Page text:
ALJ Essex Issues Public Version Of Initial Determination Finding Violation of Section 337 In Certain Protective Cases (337-TA-780)

On July 10, 2012, ALJ Theodore R. Essex issued the public version of the Initial Determination (“ID”) finding a violation of Section 337 in Certain Protective Cases and Components Thereof (Inv. No. 337-TA-780). 

By way of background, Otter Products, LLC (“Otter”) filed its complaint in this investigation on May 25, 2011 alleging that Griffin Technology, Inc. (“Griffin”) and numerous other parties (collectively “Defaulting Respondents”) unlawfully imported, sold for importation, and sold after importation certain protective cases and components thereof for cellular phones, mobile music players, and tablet computers that infringe various patents.  The Commission instituted this investigation on June 24, 2011.  See our June 27, 2011 post for more details.

As summarized in our July 3, 2012 post, ALJ Essex determined that there has been a violation of Section 337 by the Defaulting Respondents in this investigation with respect to U.S. Patent Nos. D600,908; D617,784; D615,536; D617,785; D634,741; D636,386; and 7,933,122; and U.S. Trademark Registrations 3,788,534; 3,788,535; 3,623,789; and 3,795,187.  In the ID, the ALJ noted that, in view of undisputed evidence, the importation requirement was satisfied and each of the Defaulting Respondents’ accused products literally infringe the asserted patents and trademarks.

The ALJ also found that there has been a violation of Section 337 by Griffin with respect to the Griffin Survivor for the iPad 2 and the Griffin Explorer for the iPhone 4, but not with respect to Griffin’s other accused cases.  We provide a summary of the additional information in the public version of the ID related to the findings directed toward Griffin.

Claim Construction, Validity, and Enforcement

Although claim construction is discussed at length in the ID, only the meaning of the term “groove” was debated, and in the end it was given its plain and ordinary meaning of “a long, narrow cut or furrow,” in contrast to the broader meaning advocated by Otter that did not limit “groove” to any particular shape.  No arguments or evidence were put forth by Griffin or the Commission Investigative Staff (“OUII”) regarding validity or enforceability, and thus, the ALJ simply held that the patents and trademarks are valid and enforceable.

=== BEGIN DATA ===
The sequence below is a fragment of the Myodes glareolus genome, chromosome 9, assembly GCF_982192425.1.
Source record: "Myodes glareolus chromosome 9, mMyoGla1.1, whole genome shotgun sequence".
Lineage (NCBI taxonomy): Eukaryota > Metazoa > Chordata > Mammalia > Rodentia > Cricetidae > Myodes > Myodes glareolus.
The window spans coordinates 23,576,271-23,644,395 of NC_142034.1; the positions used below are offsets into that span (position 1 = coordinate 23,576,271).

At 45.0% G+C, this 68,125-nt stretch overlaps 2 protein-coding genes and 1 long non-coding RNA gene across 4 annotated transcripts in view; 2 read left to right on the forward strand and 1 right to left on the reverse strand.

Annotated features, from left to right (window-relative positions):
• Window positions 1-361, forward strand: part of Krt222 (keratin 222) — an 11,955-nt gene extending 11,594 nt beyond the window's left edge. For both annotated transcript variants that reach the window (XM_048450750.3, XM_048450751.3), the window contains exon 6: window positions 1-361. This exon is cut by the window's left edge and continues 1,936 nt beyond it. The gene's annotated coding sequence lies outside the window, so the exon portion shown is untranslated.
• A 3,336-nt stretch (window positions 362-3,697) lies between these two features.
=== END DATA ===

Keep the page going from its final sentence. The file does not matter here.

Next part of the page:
Infringement

The ALJ discussed infringement of the Griffin products in detail, although for each product, a finding of whether or not the “groove” limitation was met was determinative.  Two of Griffin’s products, the Griffin Survivor for iPhone 4 and Griffin Survivor for iPod Touch, were found not to infringe because the alleged “groove” was of a shape other than long and narrow.

Domestic Industry

Section 337 requires that Otter show that it satisfies both the technical and economic prongs of the domestic industry requirement with respect to each of the asserted patents and trademarks.  Although Griffin did not dispute that Otter met the technical prong, OUII asserted that there was a genuine issue of material fact with regard to Otter’s products and the “groove” feature in the claims of U.S. Patent No. 7,933,122.  However, the ALJ analyzed each product and found that the technical prong of the domestic industry requirement was met:  each product included a feature that met the limitation of “groove” as construed by the ALJ.

Otter also argued that it met the economic prong for the asserted patents and trademarks based on its “significant investment in plant and capital” and “significant employment of labor or capital.”  19 U.S.C. § 1337(a)(3)(A) and (B).  OUII agreed, arguing that Otter’s expenditures are substantial and significant, particularly in relation to its domestic facilities.  The ALJ also agreed, determining that the economic prong of the domestic industry requirement was satisfied.

Remedy and Bond

In the event that the ITC finds a violation of Section 337, ALJ Essex recommended that the ITC issue a general exclusion order based on the “widespread pattern of unauthorized use and difficulty in identifying the sources of infringing products.”  The ALJ also recommended a cease and desist order be issued against Griffin and a subset of the Defaulting Respondents and that a bond be set.

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